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Waterbomb HK slammed for queues chaos: How can organisers better manage audiences' expectations?

Waterbomb HK slammed for queues chaos: How can organisers better manage audiences' expectations?

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The organisers of the Waterbomb Hong Kong music festival have apologised after the event was delayed by an hour on Saturday and participants had to wait for hours to retrieve personal bags after the first day of the event.  

The two-day water-themed music festival, a well-liked Korean event centred around music and water fight, was held at the outdoor venue of AXA x Wonderland venue at West Kowloon Cultural District in Hong Kong for the first time on 1 and 2 June.  

However, the organisers of the festival rescheduled the opening time of the event from 2pm to 3pm on 1 June due to adverse weather conditions. Photos and videos of long queues at the entrance went viral online, while some participants were still outside when the concert began, a check by MARKETING-INTERACTIVE saw on LIHKG.

According to its statement posted on Instagram, due to the impact of the typhoon Maliksi, some facilities suffered severe damage on-site yesterday. The organisers said in consideration of public safety, they have made adjustments to the admissions and performance schedule. 

“After strenuous efforts to repair and reinforce, we promptly arranged for audience entry. We deeply apologise for any inconvenience caused,” the company said. 

MARKETING-INTERACTIVE has reached out to Waterbomb Hong Kong for a statement. 

Social sentiments 

The incident has drawn mixed reactions from netizens. Media intelligence firm CARMA saw over 1,500 mentions about the festival, with most of these mentions emerging within the last 24 hours. Of these, 30% carried a negative sentiment, while only 6% were positive. 

Netizens heavily criticised the event for being poorly organised, describing the arrangements as catastrophic, said Charles Cheung, CARMA’s HK GM.  

“Many attendees were particularly disappointed with the bag storage procedure; users on LIHKG reported waiting in the rain for up to three hours to collect their bags after the event concluded,” he said. 

“The attendees did not accept the organiser’s apology, believing that the typhoon was not a valid excuse for the poor arrangements. Some even stated on Waterbomb’s Hong Kong Official Instagram page that they would report the event to the Consumer Council, alleging it to be a scam,” Cheung added.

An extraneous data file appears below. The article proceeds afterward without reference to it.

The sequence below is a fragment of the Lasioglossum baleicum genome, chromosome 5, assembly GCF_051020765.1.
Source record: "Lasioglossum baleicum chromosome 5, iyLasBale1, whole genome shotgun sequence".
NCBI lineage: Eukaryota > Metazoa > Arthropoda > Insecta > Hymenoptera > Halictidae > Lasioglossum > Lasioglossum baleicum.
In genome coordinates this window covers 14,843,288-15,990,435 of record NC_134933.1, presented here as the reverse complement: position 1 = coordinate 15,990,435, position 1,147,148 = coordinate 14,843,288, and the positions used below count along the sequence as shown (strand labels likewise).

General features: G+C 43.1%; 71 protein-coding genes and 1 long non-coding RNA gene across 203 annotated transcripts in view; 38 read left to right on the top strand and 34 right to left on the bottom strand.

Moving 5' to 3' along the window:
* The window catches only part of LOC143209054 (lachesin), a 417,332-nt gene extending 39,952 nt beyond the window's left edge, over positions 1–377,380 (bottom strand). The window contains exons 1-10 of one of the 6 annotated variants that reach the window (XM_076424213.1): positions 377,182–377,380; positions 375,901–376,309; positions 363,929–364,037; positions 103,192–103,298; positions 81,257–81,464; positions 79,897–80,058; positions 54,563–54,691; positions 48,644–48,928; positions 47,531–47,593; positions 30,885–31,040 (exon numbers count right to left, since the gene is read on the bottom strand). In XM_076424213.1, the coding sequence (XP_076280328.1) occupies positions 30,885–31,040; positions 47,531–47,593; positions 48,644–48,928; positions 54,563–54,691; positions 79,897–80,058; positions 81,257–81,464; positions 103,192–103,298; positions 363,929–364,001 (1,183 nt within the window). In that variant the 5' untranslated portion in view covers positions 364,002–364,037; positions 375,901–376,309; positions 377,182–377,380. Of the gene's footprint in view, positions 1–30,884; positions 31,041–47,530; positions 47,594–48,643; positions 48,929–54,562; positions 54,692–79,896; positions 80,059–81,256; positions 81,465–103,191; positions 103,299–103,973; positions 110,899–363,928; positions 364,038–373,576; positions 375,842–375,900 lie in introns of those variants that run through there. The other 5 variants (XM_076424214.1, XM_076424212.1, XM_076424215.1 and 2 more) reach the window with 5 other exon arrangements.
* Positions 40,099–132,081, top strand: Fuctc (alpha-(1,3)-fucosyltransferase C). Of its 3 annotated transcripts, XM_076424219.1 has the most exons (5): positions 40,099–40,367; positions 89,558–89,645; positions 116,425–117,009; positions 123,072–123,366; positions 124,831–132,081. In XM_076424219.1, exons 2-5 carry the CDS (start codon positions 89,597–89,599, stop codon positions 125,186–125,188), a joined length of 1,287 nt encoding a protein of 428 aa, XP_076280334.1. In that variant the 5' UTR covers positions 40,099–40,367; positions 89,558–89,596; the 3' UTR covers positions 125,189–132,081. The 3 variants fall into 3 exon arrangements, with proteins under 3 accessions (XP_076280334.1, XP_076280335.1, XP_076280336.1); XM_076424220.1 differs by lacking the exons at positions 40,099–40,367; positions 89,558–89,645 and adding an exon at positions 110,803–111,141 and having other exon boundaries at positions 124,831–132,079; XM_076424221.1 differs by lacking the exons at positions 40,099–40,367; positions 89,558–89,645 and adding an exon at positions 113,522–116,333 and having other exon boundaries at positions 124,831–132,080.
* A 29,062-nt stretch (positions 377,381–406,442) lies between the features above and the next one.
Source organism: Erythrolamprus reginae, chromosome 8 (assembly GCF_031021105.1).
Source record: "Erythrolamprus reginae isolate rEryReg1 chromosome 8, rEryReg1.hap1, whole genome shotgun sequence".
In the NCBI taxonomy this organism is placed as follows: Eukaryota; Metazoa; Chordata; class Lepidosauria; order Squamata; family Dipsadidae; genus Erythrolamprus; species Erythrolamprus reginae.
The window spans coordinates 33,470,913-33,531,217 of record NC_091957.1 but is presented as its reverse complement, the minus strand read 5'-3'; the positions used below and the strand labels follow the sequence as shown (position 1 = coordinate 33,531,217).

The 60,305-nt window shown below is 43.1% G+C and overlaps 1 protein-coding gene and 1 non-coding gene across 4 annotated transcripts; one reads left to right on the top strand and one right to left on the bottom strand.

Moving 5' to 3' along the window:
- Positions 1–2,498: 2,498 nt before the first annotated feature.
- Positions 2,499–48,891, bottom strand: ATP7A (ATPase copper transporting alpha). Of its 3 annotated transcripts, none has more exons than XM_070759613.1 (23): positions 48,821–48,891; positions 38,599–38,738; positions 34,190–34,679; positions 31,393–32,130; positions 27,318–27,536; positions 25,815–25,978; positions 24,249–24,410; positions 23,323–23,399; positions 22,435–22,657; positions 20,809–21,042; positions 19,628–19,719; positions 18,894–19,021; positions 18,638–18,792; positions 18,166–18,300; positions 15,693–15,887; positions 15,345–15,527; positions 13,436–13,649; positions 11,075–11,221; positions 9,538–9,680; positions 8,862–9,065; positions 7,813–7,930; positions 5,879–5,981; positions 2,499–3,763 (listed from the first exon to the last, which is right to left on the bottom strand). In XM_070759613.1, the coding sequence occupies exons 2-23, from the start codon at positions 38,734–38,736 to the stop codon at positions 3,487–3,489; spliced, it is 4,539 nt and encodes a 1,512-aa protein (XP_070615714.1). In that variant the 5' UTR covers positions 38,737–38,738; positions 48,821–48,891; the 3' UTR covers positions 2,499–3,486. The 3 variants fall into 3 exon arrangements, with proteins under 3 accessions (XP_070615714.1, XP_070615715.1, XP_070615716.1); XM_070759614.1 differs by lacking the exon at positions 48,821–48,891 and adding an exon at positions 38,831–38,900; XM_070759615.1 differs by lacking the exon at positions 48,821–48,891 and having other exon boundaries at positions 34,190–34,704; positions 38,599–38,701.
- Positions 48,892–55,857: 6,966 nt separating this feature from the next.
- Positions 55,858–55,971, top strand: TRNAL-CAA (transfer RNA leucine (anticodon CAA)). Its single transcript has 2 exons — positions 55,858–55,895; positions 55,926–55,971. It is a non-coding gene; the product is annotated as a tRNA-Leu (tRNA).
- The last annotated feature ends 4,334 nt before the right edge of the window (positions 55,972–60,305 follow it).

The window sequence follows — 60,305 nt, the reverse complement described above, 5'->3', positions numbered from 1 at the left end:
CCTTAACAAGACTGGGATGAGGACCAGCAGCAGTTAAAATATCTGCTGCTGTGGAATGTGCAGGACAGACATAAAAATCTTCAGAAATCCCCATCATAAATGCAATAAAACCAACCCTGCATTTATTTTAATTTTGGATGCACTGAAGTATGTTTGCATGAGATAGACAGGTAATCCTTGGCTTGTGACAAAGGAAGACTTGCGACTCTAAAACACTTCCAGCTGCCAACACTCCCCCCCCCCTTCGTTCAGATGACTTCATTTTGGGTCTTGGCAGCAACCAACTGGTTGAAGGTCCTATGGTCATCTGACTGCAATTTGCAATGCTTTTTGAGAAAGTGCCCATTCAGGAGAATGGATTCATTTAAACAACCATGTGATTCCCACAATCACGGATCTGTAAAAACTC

Meanwhile, social monitoring firm Meltwater saw over 511 mentions regarding the incident, with 28.6 negative, 51.7% neutral and 19.8% positive sentiments. 

Keywords associated with the incident include “2am in the morning”, “Police”, “Jay Park”, "dumb" and “spent so much money to get the VIP tickets”. 

Industry reactions  

Commenting on the move, Celine Cheung, account director of RSVP Communications said it is a commendable move to apologise for the hiccups, however immediate actions are also essential to calm the public anger.  

“This experience has given tourists a poor impression of mega events and it might affect their willingness to visit Hong Kong next time. As Hong Kong values the tourism economy, the events industry should come together to bring more good work to the city, including hiring more events talent,” she added. 

Despite delaying the event by an hour, the audience eventually all made it to the venue, said David Ko, managing director, RFI Asia. “At the end of the day, the wet weather probably rendered the ‘water bomb’ concept irrelevant, but the audience got to see their favourite performers eventually. I would still call that a win.” 

In fact, public safety should always be paramount in any decision to proceed or postpone due to natural weather challenges.  As such, delaying the start after re-enforcing structures for the safety of patrons is a good move, said Kevin Kan, chief experience officer, Break Out Consulting Asia.  

What the Waterbomb Hong Kong event organisers could have done better was to leverage technology better, he said. “Using widespread social media messaging or direct contact with ticket buyers or tying up with radio to announce or publish later start times would have been crucial to managing customer expectations.” 

On the other hand, given the number of complaints about storing personal belongings, it looks like standard operating procedures (SOP) did not cover contingencies for things going wrong, added Kan. “Inability to store belongings & then retrieving the wrong bag on what was a wet & dreary day would not have added to a good customer experience,” he added. 

Join us this coming 26 June for Content360 Hong Kong, a one-day-two-streams extravaganza under the theme of "Content that captivates". Get together with our fellow marketers to learn about AI in content creation, integration of content with commerce and cross-border targeting, and find the recipe for success within the content marketing world!

Related articles:

When music festivals go wrong: How can organisers reengage with confused consumers
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